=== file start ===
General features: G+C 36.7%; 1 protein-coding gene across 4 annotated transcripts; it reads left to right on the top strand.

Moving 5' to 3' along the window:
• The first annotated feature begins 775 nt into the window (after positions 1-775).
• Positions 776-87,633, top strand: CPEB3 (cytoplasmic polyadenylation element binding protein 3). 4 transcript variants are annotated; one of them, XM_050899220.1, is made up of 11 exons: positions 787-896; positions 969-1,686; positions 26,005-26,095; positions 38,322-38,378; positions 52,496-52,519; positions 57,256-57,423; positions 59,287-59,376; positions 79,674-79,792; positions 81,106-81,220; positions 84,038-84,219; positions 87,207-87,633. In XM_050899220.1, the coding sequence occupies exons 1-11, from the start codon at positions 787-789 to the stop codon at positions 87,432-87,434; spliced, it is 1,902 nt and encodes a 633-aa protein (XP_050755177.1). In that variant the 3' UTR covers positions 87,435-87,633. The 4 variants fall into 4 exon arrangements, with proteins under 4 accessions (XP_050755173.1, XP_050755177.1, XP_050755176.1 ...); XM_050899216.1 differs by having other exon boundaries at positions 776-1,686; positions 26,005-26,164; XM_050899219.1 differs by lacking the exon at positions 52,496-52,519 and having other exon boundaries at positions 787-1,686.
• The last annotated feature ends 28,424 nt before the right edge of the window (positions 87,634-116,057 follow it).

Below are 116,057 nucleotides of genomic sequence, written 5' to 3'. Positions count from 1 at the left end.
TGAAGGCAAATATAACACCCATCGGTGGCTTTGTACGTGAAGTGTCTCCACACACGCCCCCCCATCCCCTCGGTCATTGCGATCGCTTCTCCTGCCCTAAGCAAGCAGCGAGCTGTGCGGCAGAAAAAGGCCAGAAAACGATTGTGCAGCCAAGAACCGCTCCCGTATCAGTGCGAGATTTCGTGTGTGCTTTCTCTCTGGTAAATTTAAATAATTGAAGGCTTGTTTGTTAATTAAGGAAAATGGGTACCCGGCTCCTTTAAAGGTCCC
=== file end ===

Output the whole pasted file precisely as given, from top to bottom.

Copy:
General features: G+C 36.7%; 1 protein-coding gene across 4 annotated transcripts; it reads left to right on the top strand.

Moving 5' to 3' along the window:
• The first annotated feature begins 775 nt into the window (after positions 1-775).
• Positions 776-87,633, top strand: CPEB3 (cytoplasmic polyadenylation element binding protein 3). 4 transcript variants are annotated; one of them, XM_050899220.1, is made up of 11 exons: positions 787-896; positions 969-1,686; positions 26,005-26,095; positions 38,322-38,378; positions 52,496-52,519; positions 57,256-57,423; positions 59,287-59,376; positions 79,674-79,792; positions 81,106-81,220; positions 84,038-84,219; positions 87,207-87,633. In XM_050899220.1, the coding sequence occupies exons 1-11, from the start codon at positions 787-789 to the stop codon at positions 87,432-87,434; spliced, it is 1,902 nt and encodes a 633-aa protein (XP_050755177.1). In that variant the 3' UTR covers positions 87,435-87,633. The 4 variants fall into 4 exon arrangements, with proteins under 4 accessions (XP_050755173.1, XP_050755177.1, XP_050755176.1 ...); XM_050899216.1 differs by having other exon boundaries at positions 776-1,686; positions 26,005-26,164; XM_050899219.1 differs by lacking the exon at positions 52,496-52,519 and having other exon boundaries at positions 787-1,686.
• The last annotated feature ends 28,424 nt before the right edge of the window (positions 87,634-116,057 follow it).

Below are 116,057 nucleotides of genomic sequence, written 5' to 3'. Positions count from 1 at the left end.
TGAAGGCAAATATAACACCCATCGGTGGCTTTGTACGTGAAGTGTCTCCACACACGCCCCCCCATCCCCTCGGTCATTGCGATCGCTTCTCCTGCCCTAAGCAAGCAGCGAGCTGTGCGGCAGAAAAAGGCCAGAAAACGATTGTGCAGCCAAGAACCGCTCCCGTATCAGTGCGAGATTTCGTGTGTGCTTTCTCTCTGGTAAATTTAAATAATTGAAGGCTTGTTTGTTAATTAAGGAAAATGGGTACCCGGCTCCTTTAAAGGTCCC